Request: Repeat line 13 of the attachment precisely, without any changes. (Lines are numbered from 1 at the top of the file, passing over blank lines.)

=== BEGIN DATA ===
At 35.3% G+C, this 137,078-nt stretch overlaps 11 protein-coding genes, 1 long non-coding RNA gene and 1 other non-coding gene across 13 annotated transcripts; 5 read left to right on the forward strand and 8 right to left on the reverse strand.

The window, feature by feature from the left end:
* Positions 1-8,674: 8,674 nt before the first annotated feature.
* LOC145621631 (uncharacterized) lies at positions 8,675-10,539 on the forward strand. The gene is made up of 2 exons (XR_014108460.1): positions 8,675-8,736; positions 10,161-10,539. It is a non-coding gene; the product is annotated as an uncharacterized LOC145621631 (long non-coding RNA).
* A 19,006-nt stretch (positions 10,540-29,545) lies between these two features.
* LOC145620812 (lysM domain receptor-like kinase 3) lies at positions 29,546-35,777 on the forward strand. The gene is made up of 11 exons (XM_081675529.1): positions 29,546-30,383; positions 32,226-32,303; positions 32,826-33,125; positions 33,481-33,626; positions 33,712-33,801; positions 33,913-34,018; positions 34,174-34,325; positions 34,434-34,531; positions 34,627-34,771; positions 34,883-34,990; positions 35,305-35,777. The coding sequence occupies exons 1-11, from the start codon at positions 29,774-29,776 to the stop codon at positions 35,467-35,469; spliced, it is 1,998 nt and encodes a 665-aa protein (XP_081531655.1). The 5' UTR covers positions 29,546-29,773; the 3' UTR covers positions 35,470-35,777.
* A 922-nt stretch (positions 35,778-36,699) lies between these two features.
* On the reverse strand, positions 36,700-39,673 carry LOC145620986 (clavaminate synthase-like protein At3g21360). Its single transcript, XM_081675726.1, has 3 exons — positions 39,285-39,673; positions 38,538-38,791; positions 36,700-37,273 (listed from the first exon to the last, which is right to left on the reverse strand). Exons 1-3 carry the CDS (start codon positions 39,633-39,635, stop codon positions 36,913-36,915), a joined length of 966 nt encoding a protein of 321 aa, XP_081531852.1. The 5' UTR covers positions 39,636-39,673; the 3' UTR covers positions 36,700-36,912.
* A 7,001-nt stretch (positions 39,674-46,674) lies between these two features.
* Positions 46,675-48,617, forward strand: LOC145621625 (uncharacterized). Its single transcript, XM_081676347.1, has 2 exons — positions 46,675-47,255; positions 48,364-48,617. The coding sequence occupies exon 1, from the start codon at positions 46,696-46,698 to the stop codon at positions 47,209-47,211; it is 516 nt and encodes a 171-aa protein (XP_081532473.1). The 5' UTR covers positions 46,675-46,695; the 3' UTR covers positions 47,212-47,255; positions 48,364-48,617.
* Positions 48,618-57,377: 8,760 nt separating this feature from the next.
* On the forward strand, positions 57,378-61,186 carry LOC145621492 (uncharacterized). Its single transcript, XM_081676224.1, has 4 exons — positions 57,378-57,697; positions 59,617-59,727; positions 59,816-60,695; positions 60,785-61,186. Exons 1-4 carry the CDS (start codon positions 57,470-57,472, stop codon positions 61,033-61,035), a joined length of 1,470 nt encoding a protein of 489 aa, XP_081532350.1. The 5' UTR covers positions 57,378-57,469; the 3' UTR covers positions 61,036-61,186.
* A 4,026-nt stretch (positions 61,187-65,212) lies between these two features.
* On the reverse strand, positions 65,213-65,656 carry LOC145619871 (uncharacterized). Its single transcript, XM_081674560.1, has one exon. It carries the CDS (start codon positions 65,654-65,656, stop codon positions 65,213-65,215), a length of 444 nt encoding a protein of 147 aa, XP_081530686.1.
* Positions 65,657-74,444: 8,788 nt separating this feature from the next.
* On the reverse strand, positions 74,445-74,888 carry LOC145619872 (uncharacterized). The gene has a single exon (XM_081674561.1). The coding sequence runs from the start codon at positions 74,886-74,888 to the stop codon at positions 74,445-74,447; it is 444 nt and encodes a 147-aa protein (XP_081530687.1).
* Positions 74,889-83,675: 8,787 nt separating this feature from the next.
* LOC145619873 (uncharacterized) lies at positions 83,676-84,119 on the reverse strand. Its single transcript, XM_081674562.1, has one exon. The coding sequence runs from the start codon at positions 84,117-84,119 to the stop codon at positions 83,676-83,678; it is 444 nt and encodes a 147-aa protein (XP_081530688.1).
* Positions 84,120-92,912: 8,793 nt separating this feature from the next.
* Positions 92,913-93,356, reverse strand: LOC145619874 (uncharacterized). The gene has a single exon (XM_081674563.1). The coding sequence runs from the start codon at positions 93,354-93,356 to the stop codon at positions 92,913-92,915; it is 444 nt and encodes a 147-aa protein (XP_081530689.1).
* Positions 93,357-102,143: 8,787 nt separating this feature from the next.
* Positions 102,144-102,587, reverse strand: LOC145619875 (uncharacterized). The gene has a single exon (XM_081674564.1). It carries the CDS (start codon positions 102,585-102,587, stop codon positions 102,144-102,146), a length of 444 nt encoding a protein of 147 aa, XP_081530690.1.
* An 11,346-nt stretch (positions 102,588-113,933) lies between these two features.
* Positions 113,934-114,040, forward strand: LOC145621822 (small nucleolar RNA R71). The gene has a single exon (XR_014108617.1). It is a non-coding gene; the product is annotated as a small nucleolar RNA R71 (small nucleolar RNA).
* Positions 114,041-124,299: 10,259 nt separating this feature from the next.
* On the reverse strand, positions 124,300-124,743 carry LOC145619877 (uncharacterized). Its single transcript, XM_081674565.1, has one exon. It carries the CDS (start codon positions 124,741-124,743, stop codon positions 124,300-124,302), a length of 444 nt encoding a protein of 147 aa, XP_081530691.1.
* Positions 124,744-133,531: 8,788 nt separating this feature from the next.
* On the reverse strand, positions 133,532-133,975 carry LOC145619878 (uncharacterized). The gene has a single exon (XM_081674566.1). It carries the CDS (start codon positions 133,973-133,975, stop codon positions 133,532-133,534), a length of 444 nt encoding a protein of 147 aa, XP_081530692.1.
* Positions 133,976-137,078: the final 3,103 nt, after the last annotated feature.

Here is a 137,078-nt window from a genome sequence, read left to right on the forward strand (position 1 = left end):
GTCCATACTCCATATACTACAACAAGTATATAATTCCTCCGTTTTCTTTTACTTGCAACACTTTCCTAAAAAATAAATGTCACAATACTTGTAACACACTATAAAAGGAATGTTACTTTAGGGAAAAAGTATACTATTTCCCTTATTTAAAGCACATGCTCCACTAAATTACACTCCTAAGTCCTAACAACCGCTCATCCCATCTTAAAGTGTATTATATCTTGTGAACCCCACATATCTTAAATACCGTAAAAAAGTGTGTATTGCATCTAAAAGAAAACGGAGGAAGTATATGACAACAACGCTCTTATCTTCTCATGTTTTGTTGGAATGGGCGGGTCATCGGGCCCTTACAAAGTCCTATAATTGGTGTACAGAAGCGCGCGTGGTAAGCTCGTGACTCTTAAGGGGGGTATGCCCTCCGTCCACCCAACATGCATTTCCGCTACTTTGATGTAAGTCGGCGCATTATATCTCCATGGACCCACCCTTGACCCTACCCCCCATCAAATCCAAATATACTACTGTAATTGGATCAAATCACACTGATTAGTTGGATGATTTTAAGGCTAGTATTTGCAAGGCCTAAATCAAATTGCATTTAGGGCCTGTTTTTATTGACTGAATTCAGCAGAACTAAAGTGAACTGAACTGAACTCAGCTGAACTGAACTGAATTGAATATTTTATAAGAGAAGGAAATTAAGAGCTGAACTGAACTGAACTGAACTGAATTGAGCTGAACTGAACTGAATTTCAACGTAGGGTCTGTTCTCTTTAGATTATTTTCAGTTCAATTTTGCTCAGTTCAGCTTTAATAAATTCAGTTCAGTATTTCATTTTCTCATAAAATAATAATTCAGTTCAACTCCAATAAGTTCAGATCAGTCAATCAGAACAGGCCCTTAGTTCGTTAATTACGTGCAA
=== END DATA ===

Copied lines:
* A 4,026-nt stretch (positions 61,187-65,212) lies between these two features.